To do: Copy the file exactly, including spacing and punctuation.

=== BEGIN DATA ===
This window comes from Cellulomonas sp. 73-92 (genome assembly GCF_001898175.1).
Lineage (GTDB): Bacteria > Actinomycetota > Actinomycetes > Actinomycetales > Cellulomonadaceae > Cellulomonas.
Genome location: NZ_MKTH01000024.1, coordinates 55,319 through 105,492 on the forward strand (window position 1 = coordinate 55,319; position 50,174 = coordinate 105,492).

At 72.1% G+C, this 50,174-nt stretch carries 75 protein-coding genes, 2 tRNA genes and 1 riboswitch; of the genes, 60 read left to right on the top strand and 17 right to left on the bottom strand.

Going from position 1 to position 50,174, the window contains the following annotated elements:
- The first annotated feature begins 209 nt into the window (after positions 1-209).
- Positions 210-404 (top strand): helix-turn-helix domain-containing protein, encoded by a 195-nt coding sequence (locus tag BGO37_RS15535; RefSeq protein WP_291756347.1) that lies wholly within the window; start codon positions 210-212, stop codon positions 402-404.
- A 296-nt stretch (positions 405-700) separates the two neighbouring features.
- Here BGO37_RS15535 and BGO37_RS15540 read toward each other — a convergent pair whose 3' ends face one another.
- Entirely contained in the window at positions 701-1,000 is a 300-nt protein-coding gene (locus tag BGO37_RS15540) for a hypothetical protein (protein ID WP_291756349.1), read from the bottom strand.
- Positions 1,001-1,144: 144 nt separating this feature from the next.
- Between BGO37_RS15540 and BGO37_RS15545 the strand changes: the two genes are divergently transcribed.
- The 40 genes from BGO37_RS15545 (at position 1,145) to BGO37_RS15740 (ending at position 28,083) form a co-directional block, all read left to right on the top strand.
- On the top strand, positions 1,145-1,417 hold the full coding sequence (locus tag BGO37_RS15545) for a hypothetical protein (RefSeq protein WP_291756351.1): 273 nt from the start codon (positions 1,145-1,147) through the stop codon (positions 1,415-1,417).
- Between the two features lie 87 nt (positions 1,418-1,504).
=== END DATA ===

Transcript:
This window comes from Cellulomonas sp. 73-92 (genome assembly GCF_001898175.1).
Lineage (GTDB): Bacteria > Actinomycetota > Actinomycetes > Actinomycetales > Cellulomonadaceae > Cellulomonas.
Genome location: NZ_MKTH01000024.1, coordinates 55,319 through 105,492 on the forward strand (window position 1 = coordinate 55,319; position 50,174 = coordinate 105,492).

At 72.1% G+C, this 50,174-nt stretch carries 75 protein-coding genes, 2 tRNA genes and 1 riboswitch; of the genes, 60 read left to right on the top strand and 17 right to left on the bottom strand.

Going from position 1 to position 50,174, the window contains the following annotated elements:
- The first annotated feature begins 209 nt into the window (after positions 1-209).
- Positions 210-404 (top strand): helix-turn-helix domain-containing protein, encoded by a 195-nt coding sequence (locus tag BGO37_RS15535; RefSeq protein WP_291756347.1) that lies wholly within the window; start codon positions 210-212, stop codon positions 402-404.
- A 296-nt stretch (positions 405-700) separates the two neighbouring features.
- Here BGO37_RS15535 and BGO37_RS15540 read toward each other — a convergent pair whose 3' ends face one another.
- Entirely contained in the window at positions 701-1,000 is a 300-nt protein-coding gene (locus tag BGO37_RS15540) for a hypothetical protein (protein ID WP_291756349.1), read from the bottom strand.
- Positions 1,001-1,144: 144 nt separating this feature from the next.
- Between BGO37_RS15540 and BGO37_RS15545 the strand changes: the two genes are divergently transcribed.
- The 40 genes from BGO37_RS15545 (at position 1,145) to BGO37_RS15740 (ending at position 28,083) form a co-directional block, all read left to right on the top strand.
- On the top strand, positions 1,145-1,417 hold the full coding sequence (locus tag BGO37_RS15545) for a hypothetical protein (RefSeq protein WP_291756351.1): 273 nt from the start codon (positions 1,145-1,147) through the stop codon (positions 1,415-1,417).
- Between the two features lie 87 nt (positions 1,418-1,504).